Robert Tear, acclaimed Welsh tenor, dies aged 72
Welsh tenor Robert Tear, who appeared at opera houses around the world, has died aged 72.
He made his final singing performance at the Royal Opera House, as the emperor in Turandot, in 2009.
Tear, who was born in Barry in the Vale of Glamorgan, started as a chorister at King's College, Cambridge.
Fellow tenor Ian Bostridge said Tear, who appeared on more than 250 recordings, had "cast iron technique" and "great intelligence as a singer".
"I sang with him, particularly in The Rake's Progress in Munich at the beginning of this century," he said.
"He was incredibly compelling on stage. I was playing Tom Rakewell while he was playing the auctioneer and I'm quite glad we didn't have a scene together because he'd have stolen that scene completely."
Tear performed as a schoolboy in a Welsh National Opera performance of Cavalleria Rusticana in 1946 at the Prince of Wales Theatre in Cardiff.
He made his operatic debut for the English Opera Group in 1966 when he performed the role of Quint in Benjamin Britten's The Turn of the Screw.
He enjoyed a long association with the Royal Opera House in London.
His agent Martin Campbell-White said Tear, who was awarded a CBE in 1984, was marked out by a "variety of abilities".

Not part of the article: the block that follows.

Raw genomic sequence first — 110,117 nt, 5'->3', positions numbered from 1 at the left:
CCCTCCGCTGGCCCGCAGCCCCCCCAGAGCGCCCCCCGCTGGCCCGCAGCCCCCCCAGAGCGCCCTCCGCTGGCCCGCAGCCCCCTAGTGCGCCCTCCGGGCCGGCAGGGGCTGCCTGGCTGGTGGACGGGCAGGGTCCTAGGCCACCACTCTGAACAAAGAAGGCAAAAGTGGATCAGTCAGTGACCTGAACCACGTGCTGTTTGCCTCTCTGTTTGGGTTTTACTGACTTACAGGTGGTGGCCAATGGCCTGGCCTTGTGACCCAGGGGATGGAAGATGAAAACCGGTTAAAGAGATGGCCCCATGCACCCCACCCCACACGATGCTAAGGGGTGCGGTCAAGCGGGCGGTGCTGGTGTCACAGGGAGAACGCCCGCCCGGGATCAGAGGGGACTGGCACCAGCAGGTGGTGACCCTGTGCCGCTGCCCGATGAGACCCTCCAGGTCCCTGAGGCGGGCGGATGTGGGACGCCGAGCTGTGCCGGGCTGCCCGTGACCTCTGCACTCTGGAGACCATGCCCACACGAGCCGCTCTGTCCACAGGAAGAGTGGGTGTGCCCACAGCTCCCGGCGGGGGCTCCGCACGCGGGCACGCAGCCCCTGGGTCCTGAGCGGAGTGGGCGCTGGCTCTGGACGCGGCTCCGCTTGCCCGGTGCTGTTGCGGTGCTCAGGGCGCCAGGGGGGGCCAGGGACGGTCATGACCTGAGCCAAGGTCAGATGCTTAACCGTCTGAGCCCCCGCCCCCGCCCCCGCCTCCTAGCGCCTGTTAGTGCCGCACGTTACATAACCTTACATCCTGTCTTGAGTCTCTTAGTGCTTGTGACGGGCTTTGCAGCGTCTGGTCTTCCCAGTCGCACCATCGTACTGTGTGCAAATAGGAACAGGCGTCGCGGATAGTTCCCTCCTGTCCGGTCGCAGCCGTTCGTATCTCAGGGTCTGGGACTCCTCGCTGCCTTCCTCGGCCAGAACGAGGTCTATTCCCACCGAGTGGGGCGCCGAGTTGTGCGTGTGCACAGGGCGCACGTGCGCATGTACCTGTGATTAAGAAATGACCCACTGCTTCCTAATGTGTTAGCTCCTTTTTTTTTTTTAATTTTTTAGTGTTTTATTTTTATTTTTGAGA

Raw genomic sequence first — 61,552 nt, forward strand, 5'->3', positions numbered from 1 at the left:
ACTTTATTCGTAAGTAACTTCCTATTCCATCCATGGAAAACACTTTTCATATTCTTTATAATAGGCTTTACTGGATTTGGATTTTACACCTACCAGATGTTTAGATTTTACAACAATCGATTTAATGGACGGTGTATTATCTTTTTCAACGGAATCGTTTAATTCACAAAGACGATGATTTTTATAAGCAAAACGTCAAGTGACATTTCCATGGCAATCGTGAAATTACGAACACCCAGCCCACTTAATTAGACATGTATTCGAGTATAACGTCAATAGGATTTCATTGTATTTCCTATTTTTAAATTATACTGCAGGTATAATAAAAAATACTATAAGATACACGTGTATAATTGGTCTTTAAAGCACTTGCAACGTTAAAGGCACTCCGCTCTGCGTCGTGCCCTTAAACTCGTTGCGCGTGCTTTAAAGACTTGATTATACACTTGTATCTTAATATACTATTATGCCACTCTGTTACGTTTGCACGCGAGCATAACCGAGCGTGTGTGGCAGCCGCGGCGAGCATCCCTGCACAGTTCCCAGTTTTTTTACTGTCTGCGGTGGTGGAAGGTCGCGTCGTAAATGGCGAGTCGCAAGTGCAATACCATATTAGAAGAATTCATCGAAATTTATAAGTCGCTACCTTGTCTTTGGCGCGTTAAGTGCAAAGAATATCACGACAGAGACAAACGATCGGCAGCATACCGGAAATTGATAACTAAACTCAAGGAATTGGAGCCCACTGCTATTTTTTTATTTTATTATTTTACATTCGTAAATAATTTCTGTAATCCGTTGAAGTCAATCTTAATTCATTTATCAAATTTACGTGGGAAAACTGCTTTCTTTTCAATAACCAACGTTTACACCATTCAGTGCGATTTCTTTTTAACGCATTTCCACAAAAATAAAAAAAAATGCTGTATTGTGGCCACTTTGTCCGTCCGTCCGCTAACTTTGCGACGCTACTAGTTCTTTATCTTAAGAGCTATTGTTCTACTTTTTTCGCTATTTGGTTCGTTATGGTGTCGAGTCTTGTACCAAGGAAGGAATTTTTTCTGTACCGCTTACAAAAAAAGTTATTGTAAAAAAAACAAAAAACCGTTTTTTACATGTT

"He was a major, major European and world artist who had a fantastic varied career, starting as a chorister at King's College Cambridge and quickly becoming one of Britain's great oratorio singers, and moving into opera," he said.
Despite his achievements, Tear was said to have been a down-to-earth character.
"He shunned the publicity and he was the first person to put himself down," added Mr Campbell-White.
"Incredibly witty, he could deflate pomposity with just one joke or one witty comment."
'Inspiration to many'
Tear was an honorary fellow at the Royal Welsh College of Music and Drama (RWCMD), and King's College, Cambridge.
Hilary Boulding, principal of RWCMD, said: "We were saddened to hear of Robert Tear's death.
"He was an inspiration to many artists in the profession and, given his role as a fellow of the college since 1994, for our students too.
"He was part of a generation of Welsh singers who have helped establish Wales' international reputation."
His management company, Askonas Holt, said that "as well as being one of the world's leading tenors, he was a polymath, being a great author, poet, painter and raconteur".
He and his wife Hilary recently celebrated their golden wedding anniversary. He also leaves two daughters, Becky and Lizzie, and grandchildren Fred and Harry.